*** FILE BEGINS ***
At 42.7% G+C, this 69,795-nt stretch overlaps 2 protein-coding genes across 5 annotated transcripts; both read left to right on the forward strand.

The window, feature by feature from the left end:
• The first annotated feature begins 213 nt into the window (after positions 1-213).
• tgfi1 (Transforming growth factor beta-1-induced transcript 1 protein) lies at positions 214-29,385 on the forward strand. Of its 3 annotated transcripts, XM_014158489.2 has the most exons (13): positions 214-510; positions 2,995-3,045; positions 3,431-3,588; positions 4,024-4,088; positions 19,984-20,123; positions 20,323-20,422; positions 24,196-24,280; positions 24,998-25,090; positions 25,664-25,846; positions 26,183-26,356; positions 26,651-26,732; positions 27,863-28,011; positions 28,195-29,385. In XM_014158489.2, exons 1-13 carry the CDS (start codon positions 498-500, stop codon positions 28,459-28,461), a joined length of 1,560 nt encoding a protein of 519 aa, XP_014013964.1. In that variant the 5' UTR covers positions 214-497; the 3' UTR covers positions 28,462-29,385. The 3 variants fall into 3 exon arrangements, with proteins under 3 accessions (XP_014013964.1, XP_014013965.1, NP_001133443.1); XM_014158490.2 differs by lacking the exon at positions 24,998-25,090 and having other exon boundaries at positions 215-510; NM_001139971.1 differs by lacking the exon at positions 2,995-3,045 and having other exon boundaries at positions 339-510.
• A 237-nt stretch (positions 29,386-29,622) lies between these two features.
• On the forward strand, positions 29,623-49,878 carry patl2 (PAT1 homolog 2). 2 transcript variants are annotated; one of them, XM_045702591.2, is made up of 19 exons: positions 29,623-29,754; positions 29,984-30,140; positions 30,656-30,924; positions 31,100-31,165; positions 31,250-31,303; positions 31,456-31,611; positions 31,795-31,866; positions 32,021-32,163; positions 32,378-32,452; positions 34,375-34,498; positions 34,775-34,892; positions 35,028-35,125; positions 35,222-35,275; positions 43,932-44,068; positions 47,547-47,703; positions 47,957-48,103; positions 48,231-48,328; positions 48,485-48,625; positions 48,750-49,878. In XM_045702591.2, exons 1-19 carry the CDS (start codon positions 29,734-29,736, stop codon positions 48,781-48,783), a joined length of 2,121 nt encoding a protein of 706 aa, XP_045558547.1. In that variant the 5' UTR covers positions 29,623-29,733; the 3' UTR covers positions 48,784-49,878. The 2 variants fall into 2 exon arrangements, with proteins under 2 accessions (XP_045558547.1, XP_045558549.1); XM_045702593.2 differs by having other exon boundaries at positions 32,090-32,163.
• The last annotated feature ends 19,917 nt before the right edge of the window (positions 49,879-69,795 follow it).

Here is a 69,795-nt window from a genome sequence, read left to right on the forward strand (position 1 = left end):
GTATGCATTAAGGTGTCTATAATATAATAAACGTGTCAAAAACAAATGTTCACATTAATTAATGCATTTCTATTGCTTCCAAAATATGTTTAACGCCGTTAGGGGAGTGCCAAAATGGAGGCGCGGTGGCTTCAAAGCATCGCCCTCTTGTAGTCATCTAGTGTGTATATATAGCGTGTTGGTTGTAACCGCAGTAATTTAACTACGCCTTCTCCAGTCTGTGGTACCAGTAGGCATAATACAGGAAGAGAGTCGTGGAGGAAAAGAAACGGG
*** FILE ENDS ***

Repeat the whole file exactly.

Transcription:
At 42.7% G+C, this 69,795-nt stretch overlaps 2 protein-coding genes across 5 annotated transcripts; both read left to right on the forward strand.

The window, feature by feature from the left end:
• The first annotated feature begins 213 nt into the window (after positions 1-213).
• tgfi1 (Transforming growth factor beta-1-induced transcript 1 protein) lies at positions 214-29,385 on the forward strand. Of its 3 annotated transcripts, XM_014158489.2 has the most exons (13): positions 214-510; positions 2,995-3,045; positions 3,431-3,588; positions 4,024-4,088; positions 19,984-20,123; positions 20,323-20,422; positions 24,196-24,280; positions 24,998-25,090; positions 25,664-25,846; positions 26,183-26,356; positions 26,651-26,732; positions 27,863-28,011; positions 28,195-29,385. In XM_014158489.2, exons 1-13 carry the CDS (start codon positions 498-500, stop codon positions 28,459-28,461), a joined length of 1,560 nt encoding a protein of 519 aa, XP_014013964.1. In that variant the 5' UTR covers positions 214-497; the 3' UTR covers positions 28,462-29,385. The 3 variants fall into 3 exon arrangements, with proteins under 3 accessions (XP_014013964.1, XP_014013965.1, NP_001133443.1); XM_014158490.2 differs by lacking the exon at positions 24,998-25,090 and having other exon boundaries at positions 215-510; NM_001139971.1 differs by lacking the exon at positions 2,995-3,045 and having other exon boundaries at positions 339-510.
• A 237-nt stretch (positions 29,386-29,622) lies between these two features.
• On the forward strand, positions 29,623-49,878 carry patl2 (PAT1 homolog 2). 2 transcript variants are annotated; one of them, XM_045702591.2, is made up of 19 exons: positions 29,623-29,754; positions 29,984-30,140; positions 30,656-30,924; positions 31,100-31,165; positions 31,250-31,303; positions 31,456-31,611; positions 31,795-31,866; positions 32,021-32,163; positions 32,378-32,452; positions 34,375-34,498; positions 34,775-34,892; positions 35,028-35,125; positions 35,222-35,275; positions 43,932-44,068; positions 47,547-47,703; positions 47,957-48,103; positions 48,231-48,328; positions 48,485-48,625; positions 48,750-49,878. In XM_045702591.2, exons 1-19 carry the CDS (start codon positions 29,734-29,736, stop codon positions 48,781-48,783), a joined length of 2,121 nt encoding a protein of 706 aa, XP_045558547.1. In that variant the 5' UTR covers positions 29,623-29,733; the 3' UTR covers positions 48,784-49,878. The 2 variants fall into 2 exon arrangements, with proteins under 2 accessions (XP_045558547.1, XP_045558549.1); XM_045702593.2 differs by having other exon boundaries at positions 32,090-32,163.
• The last annotated feature ends 19,917 nt before the right edge of the window (positions 49,879-69,795 follow it).

Here is a 69,795-nt window from a genome sequence, read left to right on the forward strand (position 1 = left end):
GTATGCATTAAGGTGTCTATAATATAATAAACGTGTCAAAAACAAATGTTCACATTAATTAATGCATTTCTATTGCTTCCAAAATATGTTTAACGCCGTTAGGGGAGTGCCAAAATGGAGGCGCGGTGGCTTCAAAGCATCGCCCTCTTGTAGTCATCTAGTGTGTATATATAGCGTGTTGGTTGTAACCGCAGTAATTTAACTACGCCTTCTCCAGTCTGTGGTACCAGTAGGCATAATACAGGAAGAGAGTCGTGGAGGAAAAGAAACGGG